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Blown Fuse Link and Now No Power at Ignition


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Have a 9/70 240Z with a blown fuse link and no power at red-white at ignition.  This happened last fall before car storage, so I have researched over the winter and have worked on the problem for many days.

Test 1:
Everything still connected, except fuse link.  Ran jumper from fuse link connection to solenoid while key turned to start.  Had spark when jumper wire touched solenoid.  Solenoid appeared to engage a little.  Same test/result we had last October.

Test 2:
Everything still connected, except fuse link.  Ran jumper from solenoid to positive battery terminal, but had no response.

Test 3:
Same as #2, but disconnected positive battery connection from battery.  Ran jumper from solenoid to positive battery terminal, but had no response.

Battery and starter(s) pass test at auto parts store.

1. New battery cables.
2. Cleaned all starter and battery connections.
3. Cleaned the two grounds (above the battery on the firewall and along the frame where the “white” (yellow on diagram) fuse link connection comes out of the harness).

I started testing the original ignition and found no red-white power coming into the key.  This suggests, battery, power connections, grounds or something along the red-white from the key to the battery.

Would appreciate your help.

Thank you!

Nate
 


 

 

 

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Thank you for the reply.

All the fuses are good.  Just removed the in-op ARA evaporator to inspect the wiring.  No analysis yet.

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With everything turned off, use a meter and test for a dead short from the fusible link terminal.  You never described why or how the fusible link blew.  Somehow you're on to hot wiring the solenoid.

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Appreciate the reply Zed Head.

Have no idea why or how the link blew, it just happened one day.  Car drove fine before that.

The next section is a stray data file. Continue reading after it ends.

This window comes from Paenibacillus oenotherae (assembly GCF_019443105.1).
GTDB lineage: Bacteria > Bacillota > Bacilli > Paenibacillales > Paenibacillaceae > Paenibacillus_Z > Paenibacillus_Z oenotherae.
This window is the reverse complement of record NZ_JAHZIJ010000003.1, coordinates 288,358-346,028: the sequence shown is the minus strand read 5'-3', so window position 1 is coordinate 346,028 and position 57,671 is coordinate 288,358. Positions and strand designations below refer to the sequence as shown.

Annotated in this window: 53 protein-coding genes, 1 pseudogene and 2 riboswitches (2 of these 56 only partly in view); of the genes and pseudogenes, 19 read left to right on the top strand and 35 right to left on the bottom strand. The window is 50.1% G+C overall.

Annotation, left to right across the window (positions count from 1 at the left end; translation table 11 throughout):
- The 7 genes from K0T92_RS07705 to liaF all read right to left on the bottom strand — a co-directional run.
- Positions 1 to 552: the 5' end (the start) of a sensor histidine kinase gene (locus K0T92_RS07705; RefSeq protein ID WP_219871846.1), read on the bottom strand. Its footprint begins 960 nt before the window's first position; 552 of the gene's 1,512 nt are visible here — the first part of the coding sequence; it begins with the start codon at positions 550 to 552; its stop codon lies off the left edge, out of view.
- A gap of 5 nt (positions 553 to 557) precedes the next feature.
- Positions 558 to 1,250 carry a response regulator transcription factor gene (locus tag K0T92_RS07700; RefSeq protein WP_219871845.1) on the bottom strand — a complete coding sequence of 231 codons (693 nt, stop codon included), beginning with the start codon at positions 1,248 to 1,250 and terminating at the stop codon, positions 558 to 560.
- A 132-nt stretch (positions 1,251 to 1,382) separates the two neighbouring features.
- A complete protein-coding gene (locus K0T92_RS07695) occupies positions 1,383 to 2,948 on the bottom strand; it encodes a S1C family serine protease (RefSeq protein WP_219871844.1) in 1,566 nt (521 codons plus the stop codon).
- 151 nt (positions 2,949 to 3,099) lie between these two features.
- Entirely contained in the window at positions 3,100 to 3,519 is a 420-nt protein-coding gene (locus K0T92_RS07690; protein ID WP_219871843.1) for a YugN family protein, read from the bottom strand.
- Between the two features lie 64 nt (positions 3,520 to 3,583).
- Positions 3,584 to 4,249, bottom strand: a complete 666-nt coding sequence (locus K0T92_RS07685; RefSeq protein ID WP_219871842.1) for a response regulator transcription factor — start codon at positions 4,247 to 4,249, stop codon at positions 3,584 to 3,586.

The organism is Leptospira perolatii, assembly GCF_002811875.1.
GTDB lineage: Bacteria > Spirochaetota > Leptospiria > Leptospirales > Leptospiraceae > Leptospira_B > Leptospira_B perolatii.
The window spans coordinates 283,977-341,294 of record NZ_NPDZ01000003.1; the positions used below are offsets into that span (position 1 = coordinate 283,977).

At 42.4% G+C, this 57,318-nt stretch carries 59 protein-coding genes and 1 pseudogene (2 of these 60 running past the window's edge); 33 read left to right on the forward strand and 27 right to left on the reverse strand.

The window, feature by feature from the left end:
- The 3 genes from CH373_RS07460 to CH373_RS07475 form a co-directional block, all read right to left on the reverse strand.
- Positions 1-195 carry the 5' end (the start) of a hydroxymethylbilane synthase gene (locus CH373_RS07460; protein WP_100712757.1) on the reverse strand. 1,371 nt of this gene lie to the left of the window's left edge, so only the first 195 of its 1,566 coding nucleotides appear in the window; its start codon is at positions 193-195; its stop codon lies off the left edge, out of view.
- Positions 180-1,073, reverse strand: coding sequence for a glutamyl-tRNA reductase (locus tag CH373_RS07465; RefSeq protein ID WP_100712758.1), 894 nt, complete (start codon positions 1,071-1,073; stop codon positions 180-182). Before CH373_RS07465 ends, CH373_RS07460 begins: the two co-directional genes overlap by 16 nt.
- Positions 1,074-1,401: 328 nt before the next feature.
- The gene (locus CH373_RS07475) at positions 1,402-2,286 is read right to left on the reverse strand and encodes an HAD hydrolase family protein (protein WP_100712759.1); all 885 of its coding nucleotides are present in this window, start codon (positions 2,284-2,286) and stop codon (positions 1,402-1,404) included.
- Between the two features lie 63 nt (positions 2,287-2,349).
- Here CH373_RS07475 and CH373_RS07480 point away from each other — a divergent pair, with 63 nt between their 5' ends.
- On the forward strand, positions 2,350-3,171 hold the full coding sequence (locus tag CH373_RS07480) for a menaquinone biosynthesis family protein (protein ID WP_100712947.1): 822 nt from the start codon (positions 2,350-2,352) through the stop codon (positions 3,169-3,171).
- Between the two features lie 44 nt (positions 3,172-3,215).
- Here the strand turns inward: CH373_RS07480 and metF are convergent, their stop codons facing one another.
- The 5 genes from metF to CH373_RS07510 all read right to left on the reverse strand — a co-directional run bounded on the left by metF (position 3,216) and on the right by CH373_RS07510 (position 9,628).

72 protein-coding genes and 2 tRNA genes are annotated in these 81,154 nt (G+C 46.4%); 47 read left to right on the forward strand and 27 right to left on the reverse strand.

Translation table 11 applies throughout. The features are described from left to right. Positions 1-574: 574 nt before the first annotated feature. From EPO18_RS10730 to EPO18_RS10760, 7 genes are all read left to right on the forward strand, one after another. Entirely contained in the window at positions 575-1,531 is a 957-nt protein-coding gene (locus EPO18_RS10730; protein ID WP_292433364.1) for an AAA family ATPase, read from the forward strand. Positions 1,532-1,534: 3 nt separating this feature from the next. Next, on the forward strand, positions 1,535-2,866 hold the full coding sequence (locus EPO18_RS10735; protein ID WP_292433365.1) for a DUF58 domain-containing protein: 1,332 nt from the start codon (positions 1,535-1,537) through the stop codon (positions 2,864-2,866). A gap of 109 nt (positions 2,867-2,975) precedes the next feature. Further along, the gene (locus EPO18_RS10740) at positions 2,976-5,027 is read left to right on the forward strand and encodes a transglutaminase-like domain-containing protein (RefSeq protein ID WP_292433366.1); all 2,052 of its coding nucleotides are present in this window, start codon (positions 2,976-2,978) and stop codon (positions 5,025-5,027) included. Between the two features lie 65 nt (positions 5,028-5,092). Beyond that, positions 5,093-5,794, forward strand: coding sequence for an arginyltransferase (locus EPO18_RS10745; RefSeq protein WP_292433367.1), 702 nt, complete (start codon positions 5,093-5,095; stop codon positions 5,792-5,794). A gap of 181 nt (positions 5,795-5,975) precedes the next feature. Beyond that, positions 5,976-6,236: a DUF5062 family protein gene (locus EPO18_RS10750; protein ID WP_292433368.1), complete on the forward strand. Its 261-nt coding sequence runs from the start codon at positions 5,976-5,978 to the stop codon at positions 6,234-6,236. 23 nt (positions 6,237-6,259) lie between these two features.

Of all the car work I've done, I have never had to search for an electrical short.  Guess I'll need to search google for some how-to.

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Electrical is difficult to learn but powerful once you get some basics down.  A test light is a simple starting point.  An inexpensive meter would be the next level.

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Minor Update:

Retested the battery, solenoid and starter today; successfully got the starter to spin the engine.

Removed and labeled all fuses in block; then installed one at a time and tested circuit by using a jumper between the fuse link spade and the 8mm solenoid bolt.  Repeated adding one fuse at time and testing circuit until all fuses/circuits past the test - no or very little spark when jumper touches solenoid.

Off for a few days, will update when I return.

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  • 1 month later...

We found the short causing the fuse link to blow and my Z is running again.

While waiting for an auto electrics expert to help me, I discovered melted connectors on the defrost switch.  The switch was left on by mistake causing the short issue.

The switch was non-OEM, with a built-in light and a PO cut the console plate to install the switch.  The switch light was burned out, so it was easy to miss that it was on.

My expert arrived at this point and he set-up a 12v light bulb to help identify the short.  He also added a 25 amp push button fuse to protect the circuit during testing.  

The bulb lit when connected to the circuit, so he knew there was a short. (I do not know how he connected the test light, since I was in the driver’s seat).

He suggested that we remove the Accessory Relay, since it is part of the defrost switch circuit with a potential problem.  With the Acc Relay removed, the light went out, so the short was identified somewhere in the Acc Relay circuit.

I traced the three defrost switch wires: 1-Ground to cigarette lighter body screw, 2-to a female connector and 3-to a female connector with an inline fuse. 

The inline fuse contained a 25 amp fuse with a small burn hole. The inside of the holder was brown, plus part of the wire was melted and exposed. 

I cleaned the holder and copper connection inside, plus I put shrink wrap on the burned/melted wire and inserted the proper 20 amp glass fuse.

See attached photos for before/after repairs.

Before connecting everything back up I tested the accessory relay circuit.  With the relay still detached, I used jumper wires to connect three of four pins.  Between the blue-red wire, I attached a 12v bulb.  I turned the key slowly from lock to start.  The relay clicked correctly at ACC and the bulb did not light as I started the car.

Success!  No light = short fixed.  If the bulb burned bright, we would have still had a short.

With positive test. I removed the temporary push button fuse and installed the correct fuse link.
The Z starts and runs fine again.

Appreciate everyone’s assistance with getting my Z operational again.

(My Z now blows the brake light fuse when the turn signals or hazard lights are used.  Will do a separate write-up to discuss.)

Nate

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